The Battle of Appomattox Court House, fought on the morning of April 9, 1865, was the final engagement of Confederate General Robert E. Lee's Army of Northern Virginia before it surrendered to the Union Army under Lt. Gen. Ulysses S. Grant near the end of the American Civil War. Lee, having abandoned Richmond after the Siege of Petersburg, retreated to the west, hoping to join his army with the Confederate forces in North Carolina. His final stand was at Appomattox Court House, where he launched an attack to break through the Union force to his front, which he assumed consisted entirely of cavalry. When he realized that the cavalry was backed up by two corps of Union infantry, he had no choice but to surrender.
The signing of the surrender documents occurred in the parlor of the house owned by Wilmer McLean on the afternoon of April 9. On April 12, a formal ceremony marked the disbandment of the Army of Northern Virginia and the parole of its officers and men, effectively ending the Civil War.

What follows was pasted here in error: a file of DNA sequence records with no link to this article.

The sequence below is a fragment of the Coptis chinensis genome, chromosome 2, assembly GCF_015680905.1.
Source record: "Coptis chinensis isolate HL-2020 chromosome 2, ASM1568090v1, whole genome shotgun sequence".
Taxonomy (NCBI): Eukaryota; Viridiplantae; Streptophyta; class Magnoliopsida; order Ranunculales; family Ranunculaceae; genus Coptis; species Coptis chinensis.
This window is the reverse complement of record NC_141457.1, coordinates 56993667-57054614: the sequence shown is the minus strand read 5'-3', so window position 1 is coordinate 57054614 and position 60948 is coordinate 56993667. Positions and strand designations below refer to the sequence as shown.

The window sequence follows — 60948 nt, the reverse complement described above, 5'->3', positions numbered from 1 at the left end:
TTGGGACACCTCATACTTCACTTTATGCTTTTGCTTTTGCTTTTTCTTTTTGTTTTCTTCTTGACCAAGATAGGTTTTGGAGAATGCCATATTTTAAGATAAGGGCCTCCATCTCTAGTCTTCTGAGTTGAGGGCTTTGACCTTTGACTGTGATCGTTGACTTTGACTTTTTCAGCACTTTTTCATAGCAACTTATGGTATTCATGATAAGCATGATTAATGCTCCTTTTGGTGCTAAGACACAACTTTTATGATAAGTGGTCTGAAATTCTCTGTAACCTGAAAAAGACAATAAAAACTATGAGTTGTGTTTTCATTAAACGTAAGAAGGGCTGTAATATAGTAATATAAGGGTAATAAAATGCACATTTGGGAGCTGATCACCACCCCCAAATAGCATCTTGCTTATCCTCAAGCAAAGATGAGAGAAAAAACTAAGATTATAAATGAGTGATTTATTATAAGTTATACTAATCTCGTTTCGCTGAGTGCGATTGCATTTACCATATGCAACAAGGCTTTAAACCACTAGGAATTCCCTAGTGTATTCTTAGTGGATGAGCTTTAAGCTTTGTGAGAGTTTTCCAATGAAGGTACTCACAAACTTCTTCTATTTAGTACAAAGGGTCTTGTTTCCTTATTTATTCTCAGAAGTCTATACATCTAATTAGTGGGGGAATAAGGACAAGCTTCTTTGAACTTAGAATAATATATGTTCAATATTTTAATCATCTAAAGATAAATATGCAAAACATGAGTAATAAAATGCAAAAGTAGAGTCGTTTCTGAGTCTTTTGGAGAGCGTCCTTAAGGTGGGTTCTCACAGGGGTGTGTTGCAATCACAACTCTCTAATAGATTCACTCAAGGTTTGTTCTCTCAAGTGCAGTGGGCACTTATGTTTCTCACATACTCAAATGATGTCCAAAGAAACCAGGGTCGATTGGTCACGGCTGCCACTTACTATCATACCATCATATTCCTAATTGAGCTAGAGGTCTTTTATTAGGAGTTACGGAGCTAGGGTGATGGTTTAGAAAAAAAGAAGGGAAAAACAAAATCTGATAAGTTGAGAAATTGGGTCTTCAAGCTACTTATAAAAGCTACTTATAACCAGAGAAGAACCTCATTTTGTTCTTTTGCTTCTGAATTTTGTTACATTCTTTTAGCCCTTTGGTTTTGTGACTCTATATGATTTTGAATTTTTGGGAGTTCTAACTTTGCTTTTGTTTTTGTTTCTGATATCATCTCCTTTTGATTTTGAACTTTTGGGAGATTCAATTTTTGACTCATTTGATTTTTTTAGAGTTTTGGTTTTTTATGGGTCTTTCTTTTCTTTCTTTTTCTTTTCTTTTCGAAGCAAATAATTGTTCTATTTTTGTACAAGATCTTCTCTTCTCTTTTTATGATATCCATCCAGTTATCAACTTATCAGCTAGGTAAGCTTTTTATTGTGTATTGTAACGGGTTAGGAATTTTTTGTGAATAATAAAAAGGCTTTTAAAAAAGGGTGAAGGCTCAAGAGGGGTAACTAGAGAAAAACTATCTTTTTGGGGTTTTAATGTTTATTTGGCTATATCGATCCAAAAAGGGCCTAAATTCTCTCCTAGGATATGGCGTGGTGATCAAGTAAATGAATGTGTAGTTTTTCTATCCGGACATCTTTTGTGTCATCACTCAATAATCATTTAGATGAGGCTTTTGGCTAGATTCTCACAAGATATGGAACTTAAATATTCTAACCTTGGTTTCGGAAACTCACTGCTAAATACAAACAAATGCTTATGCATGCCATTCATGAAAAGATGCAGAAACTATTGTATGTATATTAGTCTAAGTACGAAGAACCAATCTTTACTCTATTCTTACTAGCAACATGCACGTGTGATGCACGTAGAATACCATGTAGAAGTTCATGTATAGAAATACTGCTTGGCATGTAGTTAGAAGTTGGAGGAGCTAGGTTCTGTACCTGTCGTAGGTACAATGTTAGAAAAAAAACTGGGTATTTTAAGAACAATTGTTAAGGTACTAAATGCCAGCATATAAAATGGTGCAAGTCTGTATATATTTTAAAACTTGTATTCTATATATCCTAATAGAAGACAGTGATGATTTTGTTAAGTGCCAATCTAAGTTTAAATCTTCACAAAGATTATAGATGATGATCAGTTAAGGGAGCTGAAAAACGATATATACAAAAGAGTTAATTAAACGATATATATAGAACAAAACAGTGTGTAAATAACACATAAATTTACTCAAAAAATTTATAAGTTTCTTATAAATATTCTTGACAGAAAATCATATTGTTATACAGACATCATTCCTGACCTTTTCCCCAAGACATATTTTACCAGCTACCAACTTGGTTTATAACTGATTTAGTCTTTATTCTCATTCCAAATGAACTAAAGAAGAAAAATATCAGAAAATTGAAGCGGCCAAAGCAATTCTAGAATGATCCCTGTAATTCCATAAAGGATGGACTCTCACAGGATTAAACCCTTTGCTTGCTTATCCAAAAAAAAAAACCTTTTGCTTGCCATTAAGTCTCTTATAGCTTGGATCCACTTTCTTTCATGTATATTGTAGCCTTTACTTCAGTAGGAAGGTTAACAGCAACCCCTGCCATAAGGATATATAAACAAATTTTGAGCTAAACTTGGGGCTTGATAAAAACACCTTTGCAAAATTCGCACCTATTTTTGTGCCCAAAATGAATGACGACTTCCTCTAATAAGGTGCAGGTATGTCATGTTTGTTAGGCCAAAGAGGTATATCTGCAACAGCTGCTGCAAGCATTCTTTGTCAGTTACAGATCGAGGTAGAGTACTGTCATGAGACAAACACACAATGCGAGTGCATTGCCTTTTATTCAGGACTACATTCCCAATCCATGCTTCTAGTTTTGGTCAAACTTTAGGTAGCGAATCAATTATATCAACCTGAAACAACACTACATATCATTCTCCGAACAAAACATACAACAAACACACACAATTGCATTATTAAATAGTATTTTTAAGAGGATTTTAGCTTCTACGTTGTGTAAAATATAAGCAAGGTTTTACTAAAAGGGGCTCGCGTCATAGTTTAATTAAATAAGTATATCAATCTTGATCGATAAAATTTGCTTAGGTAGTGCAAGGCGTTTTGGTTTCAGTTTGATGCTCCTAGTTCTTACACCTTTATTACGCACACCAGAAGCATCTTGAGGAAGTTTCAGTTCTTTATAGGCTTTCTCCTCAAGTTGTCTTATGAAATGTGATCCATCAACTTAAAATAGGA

On April 1, 1865, Maj. Gen. Philip Sheridan's cavalry turned Lee's flank at the Battle of Five Forks. The next day Grant's army achieved a decisive breakthrough, effectively ending the Siege of Petersburg. Lee abandoned Petersburg and Richmond and headed west to Appomattox Station, where a supply train awaited him. From there he hoped to move south to join with Gen. Joseph E. Johnston's army in North Carolina; an alternative possibility was to escape to the mountains and conduct a guerilla campaign there. On April 8, 1865, Union cavalry under Brig. Gen. George Armstrong Custer captured and burned three supply trains waiting for Lee's army at the Battle of Appomattox Station. Now both the Army of the Potomac and the Army of the James were converging on Appomattox.
With his supplies at Appomattox destroyed, Lee now looked west, to the railway at Lynchburg, where more supplies awaited him. While the Union Army was closing in on Lee, all that lay between ...